Tech Trailblazers : EKO.AI
03 Sep 2020
It is not easy being an entrepreneur, and few are willing to take that first step plunging into the uncertainties of starting their own company. For many scientists, nothing is more satisfying than seeing their research go from bench to bedside. In this series, we speak with various start-up founders and explore their entrepreneurial journey with A*STAR’s commercialisation arm, A*ccelerate, and discover how, with dedication and a little bit of luck, they are able to turn their innovations into exciting businesses that impact lives.
James Hare, Founder eko.ai
A medtech company that uses machine-learning to automate the fight against heart disease, eko.ai turns the reading and analysis of echocardiograms (the most common cardiac imaging modality), into a 2-minute process for clinicians. Their software platform offers a suite of research and productivity tools to help hospital systems seeking better outcomes for their patient populations.
James Hare, founder of eko.ai reveals the inspiration behind his business.
Why did you decide to start your company?
In 2017, I was happily retired, living the good life kitesurfing around the world. Then I received a troubling ECG reading that led me to getting my heart imaged. A doctor's first tool of choice to visualise the heart is an echo, something I had assumed was a fairly straightforward process. However, what I discovered was a long wait, to see expensive doctors, in expensive dark rooms, using software they hate, to manually produce a report, at the end of which I ended up getting two entirely different answers. Fortunately, the answer that said I was just fine ended up being correct. But this process taught me that the sector we rely on to protect us from the world's number one killer, cardiovascular disease, still has room for improvement.
What were some of the biggest challenges you faced when setting up your company?
There is nothing more important to the startup process than finding the right core team. Putting together the right group of individuals prepared to face daunting odds, constant chaos, and endless work to somehow come up with minor miracles each and every week is by far the biggest challenge.
How was A*STAR/ A*ccelerate involved in your entrepreneurial journey?
Tech startups are high risk endeavors. Founders must constantly seek ways to change those odds in their favor. One such approach is through mentoring and collaboration with partners that can help navigate key obstacles. A*ccelerate / A*STAR was there with us from day one helping us to build the team, define the mission, and make industry connections that frankly we would not have been able to do on our own. They leveraged expertise across the various research entities to develop the deeptech IP used in our software, and also ensured we had access to independant experts in the fields of cardiology, radiology, and medical devices to perform the due diligence and ensure the accuracy of our product. A*ccelerate also put in substantial effort in introducing the principals and partners of various reputed funds to us, which eventually led to their investments in eko.ai. We very much appreciate their support.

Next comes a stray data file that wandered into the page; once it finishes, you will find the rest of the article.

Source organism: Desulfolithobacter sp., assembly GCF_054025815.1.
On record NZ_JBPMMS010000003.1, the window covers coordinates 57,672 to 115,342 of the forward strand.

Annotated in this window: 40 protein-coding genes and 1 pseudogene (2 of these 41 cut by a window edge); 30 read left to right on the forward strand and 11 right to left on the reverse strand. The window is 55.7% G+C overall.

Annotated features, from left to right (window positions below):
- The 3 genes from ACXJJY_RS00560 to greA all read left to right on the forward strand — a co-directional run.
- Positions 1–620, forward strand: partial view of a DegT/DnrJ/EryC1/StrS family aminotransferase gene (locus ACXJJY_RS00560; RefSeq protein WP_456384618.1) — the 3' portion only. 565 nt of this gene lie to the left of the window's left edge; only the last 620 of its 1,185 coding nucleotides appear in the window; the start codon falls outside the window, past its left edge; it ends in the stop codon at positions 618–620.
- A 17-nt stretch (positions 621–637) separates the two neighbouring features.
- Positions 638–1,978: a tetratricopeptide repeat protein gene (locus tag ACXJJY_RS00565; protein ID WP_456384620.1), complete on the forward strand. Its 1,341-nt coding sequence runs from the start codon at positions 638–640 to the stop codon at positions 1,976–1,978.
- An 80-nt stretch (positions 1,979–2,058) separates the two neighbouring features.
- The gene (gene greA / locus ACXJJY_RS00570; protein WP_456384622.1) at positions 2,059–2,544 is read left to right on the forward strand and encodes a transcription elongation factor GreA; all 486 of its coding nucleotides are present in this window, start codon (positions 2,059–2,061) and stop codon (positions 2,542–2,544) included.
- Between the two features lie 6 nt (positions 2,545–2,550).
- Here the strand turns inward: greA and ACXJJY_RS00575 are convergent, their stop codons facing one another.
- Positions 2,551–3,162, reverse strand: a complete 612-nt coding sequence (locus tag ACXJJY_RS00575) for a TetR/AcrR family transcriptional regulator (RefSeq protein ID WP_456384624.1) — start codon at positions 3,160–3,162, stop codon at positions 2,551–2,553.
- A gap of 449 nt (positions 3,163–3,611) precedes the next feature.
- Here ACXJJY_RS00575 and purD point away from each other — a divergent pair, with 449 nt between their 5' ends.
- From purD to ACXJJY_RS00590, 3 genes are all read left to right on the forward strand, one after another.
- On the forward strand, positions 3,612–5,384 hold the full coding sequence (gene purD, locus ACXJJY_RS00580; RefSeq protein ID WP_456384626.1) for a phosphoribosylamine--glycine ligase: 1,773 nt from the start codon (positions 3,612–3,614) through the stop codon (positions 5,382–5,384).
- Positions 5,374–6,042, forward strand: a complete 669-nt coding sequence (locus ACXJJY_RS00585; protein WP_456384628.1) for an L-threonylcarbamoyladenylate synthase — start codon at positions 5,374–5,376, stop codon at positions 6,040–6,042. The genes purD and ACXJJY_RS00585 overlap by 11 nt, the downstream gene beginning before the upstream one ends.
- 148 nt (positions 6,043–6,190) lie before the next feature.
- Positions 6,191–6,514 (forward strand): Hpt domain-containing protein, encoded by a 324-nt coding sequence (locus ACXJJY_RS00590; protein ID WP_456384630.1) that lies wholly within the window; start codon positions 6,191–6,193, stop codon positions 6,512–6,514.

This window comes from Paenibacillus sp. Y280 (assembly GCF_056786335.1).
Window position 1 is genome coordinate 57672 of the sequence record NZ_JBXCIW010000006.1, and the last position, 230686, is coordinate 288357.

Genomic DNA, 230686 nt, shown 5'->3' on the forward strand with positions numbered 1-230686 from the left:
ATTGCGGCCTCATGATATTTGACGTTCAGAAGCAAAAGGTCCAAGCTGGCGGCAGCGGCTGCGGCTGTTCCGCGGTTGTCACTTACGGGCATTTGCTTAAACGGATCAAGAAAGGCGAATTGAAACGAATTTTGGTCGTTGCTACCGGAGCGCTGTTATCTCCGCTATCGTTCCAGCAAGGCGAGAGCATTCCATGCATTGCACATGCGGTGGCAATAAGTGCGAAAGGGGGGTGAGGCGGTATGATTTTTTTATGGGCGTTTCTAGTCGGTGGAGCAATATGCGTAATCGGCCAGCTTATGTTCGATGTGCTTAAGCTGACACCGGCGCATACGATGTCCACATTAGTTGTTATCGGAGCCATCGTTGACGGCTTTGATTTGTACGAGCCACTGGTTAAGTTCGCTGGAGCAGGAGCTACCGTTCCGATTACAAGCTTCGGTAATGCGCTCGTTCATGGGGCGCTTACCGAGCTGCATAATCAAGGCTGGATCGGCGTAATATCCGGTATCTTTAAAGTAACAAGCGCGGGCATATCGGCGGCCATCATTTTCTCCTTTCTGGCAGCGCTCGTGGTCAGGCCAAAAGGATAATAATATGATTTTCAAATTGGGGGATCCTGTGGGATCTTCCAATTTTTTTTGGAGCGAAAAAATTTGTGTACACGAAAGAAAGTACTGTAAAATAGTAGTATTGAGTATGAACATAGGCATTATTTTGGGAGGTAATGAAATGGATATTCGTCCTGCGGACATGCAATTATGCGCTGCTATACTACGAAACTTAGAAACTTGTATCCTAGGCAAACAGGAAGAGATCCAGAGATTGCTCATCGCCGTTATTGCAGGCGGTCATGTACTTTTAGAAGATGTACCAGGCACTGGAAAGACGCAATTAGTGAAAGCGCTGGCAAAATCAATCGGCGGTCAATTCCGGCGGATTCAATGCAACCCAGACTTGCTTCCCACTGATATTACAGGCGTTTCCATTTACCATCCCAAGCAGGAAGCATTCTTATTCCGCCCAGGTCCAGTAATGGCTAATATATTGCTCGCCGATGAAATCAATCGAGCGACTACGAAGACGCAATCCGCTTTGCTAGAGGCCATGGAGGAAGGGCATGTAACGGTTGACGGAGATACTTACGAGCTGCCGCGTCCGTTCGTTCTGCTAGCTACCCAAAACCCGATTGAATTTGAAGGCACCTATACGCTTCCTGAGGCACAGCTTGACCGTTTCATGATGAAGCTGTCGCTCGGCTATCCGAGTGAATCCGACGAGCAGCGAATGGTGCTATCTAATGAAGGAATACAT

What are some of the milestones you are proudest of?
Closing our last financing round with Sequoia India, EDBI and SG Innovate was a major milestone for us. These prestigious institutions not only provided us with the capital to achieve our mission, but also offered an amazing source of external validation for the hard-fought progress we'd made.
What’s next for your company?
We are in the process of closing several significant agreements with some of the world's top pharmaceutical companies, to engage in ambitious research projects that, if successful, could dramatically expand the access people have to their heart health. Being able to move that needle even slightly is a goal I would be forever proud of.
Any interesting facts about your company?
I co-founded this company together with my spouse. Many people view that as an unenviable, high risk, potentially explosive combination, and they are not wrong. There is no question that it is one of the most challenging things I've ever done. But "surviving" the experience has also made me a far better husband and CEO, and for that I am very grateful.